It’s officially that time of year again… when motivation is at an all-time low and no matter how much sleep I get, I can’t seem to break the habit of hitting snooze fifteen plus times in the morning. I honestly feel like that Hibernol SNL skit where Chris Farley drinks the cold and flu medication and then sleeps for the entire winter (minus the beard). The combination of freezing temps and lack of Vitamin D equates to avoiding the gym for days on end, flaking out on planned dinner dates and way too much Netflix and chillin’. In an effort to combat these cold-weather blues and kick-start your inner motivation, I’ve worked with our editorial team to compile a list of books and podcasts that are sure to get your juices flowin’. So, if you too are sick of scrolling Netflix for new shows every night, swap the TV time for some much needed me time and get inspired by this awesome list of motivational media we’ve compiled.
Happier with Gretchen Rubin: Consistently earning a spot on the Apple Podcast Top Charts, Happier with Gretchen Rubin covers meaningful conversations between bestselling author Gretchen Rubin and her cohost, younger sister Elizabeth Craft. The siblings discuss happiness, good habits, and human nature. Gretchen and Elizabeth offer practical advice on topics like being a better listener, dealing with life’s road bumps, or most recently, the importance of wearing clothes every day. Spoiler alert: yoga pants and an old hoodie don’t cut it!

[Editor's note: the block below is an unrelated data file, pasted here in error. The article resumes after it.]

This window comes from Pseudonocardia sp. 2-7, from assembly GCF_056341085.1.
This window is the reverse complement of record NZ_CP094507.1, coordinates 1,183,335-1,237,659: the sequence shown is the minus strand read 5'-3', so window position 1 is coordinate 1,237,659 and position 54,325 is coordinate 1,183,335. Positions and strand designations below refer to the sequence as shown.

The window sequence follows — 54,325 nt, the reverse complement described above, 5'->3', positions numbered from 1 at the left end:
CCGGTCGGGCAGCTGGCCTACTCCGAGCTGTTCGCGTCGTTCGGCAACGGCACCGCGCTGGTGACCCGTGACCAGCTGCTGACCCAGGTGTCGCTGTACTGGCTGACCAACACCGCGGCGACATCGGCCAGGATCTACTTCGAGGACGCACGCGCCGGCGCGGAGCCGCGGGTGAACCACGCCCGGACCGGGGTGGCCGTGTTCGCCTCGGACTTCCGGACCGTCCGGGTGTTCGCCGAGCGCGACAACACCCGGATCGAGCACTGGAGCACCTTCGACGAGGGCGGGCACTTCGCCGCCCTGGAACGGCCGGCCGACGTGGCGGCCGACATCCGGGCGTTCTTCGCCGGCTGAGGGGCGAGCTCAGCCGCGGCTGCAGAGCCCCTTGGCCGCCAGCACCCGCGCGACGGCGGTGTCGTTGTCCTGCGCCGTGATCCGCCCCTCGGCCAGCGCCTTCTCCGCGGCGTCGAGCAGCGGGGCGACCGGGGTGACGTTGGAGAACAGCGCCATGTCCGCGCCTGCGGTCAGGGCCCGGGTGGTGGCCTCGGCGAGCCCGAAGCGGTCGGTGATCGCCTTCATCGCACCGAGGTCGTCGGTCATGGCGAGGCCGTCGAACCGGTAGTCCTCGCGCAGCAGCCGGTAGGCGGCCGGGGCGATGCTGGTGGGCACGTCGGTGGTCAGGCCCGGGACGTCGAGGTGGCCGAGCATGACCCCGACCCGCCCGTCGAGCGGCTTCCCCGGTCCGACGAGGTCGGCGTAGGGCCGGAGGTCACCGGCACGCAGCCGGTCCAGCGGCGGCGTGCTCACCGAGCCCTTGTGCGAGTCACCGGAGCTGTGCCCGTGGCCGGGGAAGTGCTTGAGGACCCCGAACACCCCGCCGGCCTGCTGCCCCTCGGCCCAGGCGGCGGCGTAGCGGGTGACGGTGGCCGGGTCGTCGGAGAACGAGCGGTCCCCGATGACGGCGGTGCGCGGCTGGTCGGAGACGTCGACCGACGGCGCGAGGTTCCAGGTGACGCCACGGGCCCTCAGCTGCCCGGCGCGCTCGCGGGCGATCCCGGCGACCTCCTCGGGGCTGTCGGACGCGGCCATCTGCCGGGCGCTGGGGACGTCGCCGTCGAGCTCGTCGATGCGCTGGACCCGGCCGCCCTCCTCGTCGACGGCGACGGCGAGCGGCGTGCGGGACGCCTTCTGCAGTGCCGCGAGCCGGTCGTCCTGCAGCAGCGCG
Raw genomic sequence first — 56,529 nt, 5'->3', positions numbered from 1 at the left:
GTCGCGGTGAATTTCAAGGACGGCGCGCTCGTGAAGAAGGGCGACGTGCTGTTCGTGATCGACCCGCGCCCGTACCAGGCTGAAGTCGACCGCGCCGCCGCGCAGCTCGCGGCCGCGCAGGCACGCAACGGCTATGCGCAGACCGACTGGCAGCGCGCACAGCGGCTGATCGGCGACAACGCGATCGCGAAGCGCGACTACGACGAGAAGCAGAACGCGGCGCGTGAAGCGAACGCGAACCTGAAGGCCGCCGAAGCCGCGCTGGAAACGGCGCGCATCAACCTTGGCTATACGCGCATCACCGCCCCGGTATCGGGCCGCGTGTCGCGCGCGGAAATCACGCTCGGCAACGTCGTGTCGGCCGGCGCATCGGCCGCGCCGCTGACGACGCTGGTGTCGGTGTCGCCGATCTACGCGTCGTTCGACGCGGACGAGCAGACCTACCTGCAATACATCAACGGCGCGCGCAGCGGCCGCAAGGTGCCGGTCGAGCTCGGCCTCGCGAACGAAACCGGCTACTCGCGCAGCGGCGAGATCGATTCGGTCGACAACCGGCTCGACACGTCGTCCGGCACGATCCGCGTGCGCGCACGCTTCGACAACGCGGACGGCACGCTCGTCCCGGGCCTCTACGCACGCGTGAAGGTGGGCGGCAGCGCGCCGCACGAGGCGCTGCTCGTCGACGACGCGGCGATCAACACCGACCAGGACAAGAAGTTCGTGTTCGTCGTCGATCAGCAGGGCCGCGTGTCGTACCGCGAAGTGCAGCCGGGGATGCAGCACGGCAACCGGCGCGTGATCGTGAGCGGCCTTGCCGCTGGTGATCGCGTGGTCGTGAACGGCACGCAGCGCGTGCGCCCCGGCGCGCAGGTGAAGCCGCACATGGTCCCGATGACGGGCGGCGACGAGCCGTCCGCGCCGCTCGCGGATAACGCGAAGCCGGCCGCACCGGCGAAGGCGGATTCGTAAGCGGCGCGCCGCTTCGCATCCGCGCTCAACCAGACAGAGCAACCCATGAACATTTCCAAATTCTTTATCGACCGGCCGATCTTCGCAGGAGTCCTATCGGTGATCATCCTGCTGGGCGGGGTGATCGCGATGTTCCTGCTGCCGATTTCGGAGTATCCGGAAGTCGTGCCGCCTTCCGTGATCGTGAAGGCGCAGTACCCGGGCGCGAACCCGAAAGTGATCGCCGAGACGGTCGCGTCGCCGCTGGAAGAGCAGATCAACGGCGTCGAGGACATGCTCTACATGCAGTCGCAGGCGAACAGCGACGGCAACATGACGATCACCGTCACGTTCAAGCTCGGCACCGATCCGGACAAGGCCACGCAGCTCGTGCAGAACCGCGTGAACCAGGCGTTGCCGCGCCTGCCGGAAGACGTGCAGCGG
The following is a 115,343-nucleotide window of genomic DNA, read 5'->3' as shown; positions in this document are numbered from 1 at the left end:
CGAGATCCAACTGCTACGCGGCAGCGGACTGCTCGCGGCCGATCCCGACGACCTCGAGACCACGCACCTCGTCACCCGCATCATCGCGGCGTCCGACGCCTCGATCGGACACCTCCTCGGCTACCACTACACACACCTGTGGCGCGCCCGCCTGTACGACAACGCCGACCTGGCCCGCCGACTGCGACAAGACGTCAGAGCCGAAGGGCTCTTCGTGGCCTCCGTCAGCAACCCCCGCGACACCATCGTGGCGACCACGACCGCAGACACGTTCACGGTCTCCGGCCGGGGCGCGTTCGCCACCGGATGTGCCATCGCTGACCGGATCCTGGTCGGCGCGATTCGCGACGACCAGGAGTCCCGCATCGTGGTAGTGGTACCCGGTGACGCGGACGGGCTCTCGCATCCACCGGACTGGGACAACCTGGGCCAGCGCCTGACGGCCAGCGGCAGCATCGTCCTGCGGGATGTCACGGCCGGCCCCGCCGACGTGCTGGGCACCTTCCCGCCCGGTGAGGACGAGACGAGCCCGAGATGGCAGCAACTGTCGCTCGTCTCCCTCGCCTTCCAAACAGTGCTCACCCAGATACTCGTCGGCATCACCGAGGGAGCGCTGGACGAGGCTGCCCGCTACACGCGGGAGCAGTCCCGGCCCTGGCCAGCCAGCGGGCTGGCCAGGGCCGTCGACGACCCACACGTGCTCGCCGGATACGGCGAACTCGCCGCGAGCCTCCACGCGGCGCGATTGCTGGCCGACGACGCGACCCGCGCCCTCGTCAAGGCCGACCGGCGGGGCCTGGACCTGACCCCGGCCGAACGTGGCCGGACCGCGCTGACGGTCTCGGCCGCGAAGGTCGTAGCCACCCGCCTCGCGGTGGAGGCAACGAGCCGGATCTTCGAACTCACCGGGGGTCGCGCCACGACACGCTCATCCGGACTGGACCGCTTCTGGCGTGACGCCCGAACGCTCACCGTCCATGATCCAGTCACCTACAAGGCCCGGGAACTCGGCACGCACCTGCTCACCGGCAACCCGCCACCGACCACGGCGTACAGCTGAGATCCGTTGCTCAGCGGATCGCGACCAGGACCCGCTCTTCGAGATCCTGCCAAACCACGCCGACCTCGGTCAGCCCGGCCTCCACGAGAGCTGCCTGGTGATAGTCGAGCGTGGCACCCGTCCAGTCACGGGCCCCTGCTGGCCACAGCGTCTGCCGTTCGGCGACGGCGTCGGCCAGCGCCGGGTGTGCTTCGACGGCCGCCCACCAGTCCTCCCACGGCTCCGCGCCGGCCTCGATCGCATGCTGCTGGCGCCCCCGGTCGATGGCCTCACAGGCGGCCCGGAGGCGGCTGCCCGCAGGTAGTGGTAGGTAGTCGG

How I Built This with Guy Raz: Show host Guy Raz sits down with some of today’s more successful and renowned innovators, entrepreneurs and idealists to discuss their journey to the top. Listen as icons recount stories on the inception of their business, difficulties they faced and hard-truths on what it takes to turn dreams into reality. A few of my favorite episodes include Barre3 with Sadie Lincoln, Patagonia with Yvon Chouinard, and Bumble with Whitney Wolfe.